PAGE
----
Becky, I have a cat said...

"the judicial system cannot make the laws, they can only enforce them"

They can also overturn laws that are unconstitutional, as was the case here. Until the ammendment vote passes, the law that was made was in direct opposition to the California constitution. From The Supreme Court's role is to ensure a stable and predictable system of justice by serving as the final arbiter of disputes involving the state's constitution and laws.

You may not agree with it, but that is why the process has built in the chance for voters to change it. By the way, I completely agree with Wickman that it doesn't matter if you call it a marriage, civil union, partnership or anything else, it all is the same thing. I just think that we should offer the option to all consenting adults.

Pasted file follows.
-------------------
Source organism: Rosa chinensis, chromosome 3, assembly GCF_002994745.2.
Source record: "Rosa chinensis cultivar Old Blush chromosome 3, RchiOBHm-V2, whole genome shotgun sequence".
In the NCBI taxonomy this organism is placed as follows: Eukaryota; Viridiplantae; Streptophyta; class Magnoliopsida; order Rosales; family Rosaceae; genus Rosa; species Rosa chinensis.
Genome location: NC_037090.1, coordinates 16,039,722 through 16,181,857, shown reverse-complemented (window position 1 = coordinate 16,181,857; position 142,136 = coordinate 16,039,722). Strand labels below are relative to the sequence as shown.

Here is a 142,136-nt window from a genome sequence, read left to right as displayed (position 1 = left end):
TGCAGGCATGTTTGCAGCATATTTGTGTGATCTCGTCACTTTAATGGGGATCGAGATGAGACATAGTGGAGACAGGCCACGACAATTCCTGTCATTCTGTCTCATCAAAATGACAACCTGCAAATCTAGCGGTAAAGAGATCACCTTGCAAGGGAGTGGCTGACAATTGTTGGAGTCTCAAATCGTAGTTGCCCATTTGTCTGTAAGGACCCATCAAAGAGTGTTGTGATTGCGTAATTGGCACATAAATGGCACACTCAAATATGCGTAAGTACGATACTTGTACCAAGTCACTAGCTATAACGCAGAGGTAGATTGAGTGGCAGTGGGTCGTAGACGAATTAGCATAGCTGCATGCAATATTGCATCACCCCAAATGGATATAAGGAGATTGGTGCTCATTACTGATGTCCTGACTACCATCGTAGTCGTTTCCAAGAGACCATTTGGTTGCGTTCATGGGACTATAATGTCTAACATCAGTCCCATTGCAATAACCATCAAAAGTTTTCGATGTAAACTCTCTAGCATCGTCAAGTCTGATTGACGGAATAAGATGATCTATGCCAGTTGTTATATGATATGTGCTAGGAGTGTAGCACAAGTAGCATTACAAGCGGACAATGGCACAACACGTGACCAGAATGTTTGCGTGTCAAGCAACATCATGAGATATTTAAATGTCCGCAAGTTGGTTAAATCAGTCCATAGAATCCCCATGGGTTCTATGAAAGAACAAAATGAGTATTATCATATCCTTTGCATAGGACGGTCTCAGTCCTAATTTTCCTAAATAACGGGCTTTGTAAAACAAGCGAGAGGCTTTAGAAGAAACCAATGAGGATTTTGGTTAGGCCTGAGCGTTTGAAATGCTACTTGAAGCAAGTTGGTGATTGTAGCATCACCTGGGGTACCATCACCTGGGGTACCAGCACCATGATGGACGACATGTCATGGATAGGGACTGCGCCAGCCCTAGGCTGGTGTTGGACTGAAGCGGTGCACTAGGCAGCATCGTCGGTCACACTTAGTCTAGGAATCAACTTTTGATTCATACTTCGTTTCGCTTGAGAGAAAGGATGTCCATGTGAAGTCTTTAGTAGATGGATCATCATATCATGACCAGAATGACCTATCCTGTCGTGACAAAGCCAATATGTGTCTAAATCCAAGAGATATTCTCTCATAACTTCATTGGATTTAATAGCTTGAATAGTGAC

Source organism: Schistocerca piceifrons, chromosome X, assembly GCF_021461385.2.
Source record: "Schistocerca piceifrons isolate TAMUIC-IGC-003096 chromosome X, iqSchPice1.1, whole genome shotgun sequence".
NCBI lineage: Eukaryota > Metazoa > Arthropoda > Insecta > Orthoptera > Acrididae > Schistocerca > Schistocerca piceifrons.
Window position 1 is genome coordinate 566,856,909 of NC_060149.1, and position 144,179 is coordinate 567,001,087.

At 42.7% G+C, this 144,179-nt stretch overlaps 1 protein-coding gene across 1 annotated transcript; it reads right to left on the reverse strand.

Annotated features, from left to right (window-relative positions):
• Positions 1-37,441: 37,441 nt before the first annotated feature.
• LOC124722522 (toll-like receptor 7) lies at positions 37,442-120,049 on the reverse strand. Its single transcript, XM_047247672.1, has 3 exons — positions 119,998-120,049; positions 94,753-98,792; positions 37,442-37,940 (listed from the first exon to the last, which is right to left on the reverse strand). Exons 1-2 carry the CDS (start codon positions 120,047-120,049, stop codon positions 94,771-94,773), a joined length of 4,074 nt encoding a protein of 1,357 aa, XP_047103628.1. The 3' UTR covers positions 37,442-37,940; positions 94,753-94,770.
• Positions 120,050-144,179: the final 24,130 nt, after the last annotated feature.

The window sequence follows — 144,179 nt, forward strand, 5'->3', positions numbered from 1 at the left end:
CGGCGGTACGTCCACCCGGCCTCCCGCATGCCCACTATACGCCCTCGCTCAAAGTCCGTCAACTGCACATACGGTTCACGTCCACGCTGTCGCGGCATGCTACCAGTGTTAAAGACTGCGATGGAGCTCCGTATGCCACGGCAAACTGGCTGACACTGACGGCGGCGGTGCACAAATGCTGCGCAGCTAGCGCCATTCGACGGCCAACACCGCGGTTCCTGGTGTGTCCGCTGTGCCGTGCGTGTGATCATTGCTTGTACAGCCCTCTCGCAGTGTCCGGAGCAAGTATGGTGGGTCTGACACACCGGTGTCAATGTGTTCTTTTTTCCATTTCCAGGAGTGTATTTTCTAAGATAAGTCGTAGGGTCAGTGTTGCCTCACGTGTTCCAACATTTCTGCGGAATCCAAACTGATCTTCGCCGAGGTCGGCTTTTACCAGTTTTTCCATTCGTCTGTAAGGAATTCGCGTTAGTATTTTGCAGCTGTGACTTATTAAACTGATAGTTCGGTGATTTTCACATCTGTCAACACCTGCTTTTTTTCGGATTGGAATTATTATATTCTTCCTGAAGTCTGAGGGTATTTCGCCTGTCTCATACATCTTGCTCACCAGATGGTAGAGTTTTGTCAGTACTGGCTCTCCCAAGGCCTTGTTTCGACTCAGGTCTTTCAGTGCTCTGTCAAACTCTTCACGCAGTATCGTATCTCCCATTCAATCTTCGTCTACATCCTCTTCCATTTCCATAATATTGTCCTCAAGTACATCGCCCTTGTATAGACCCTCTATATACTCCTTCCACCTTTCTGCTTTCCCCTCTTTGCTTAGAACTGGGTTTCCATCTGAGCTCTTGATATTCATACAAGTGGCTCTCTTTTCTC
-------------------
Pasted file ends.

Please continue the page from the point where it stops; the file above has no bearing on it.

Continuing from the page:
Cheryl said...

Thank you! I hadn't realized the Church's stance on civil unions (which now embarrasses me completely), so I'm glad you cleared that up. I really appreciate that quote...

Amanda D said...

Interesting comments. I agree with your post, Cheryl. I don't know much about what is going on in California, but I don't see anything wrong with the church asking it's members to stand up for what is right.

I have known people that struggle with SSA, and I feel for them, and their struggle. I think that California did wrong here though.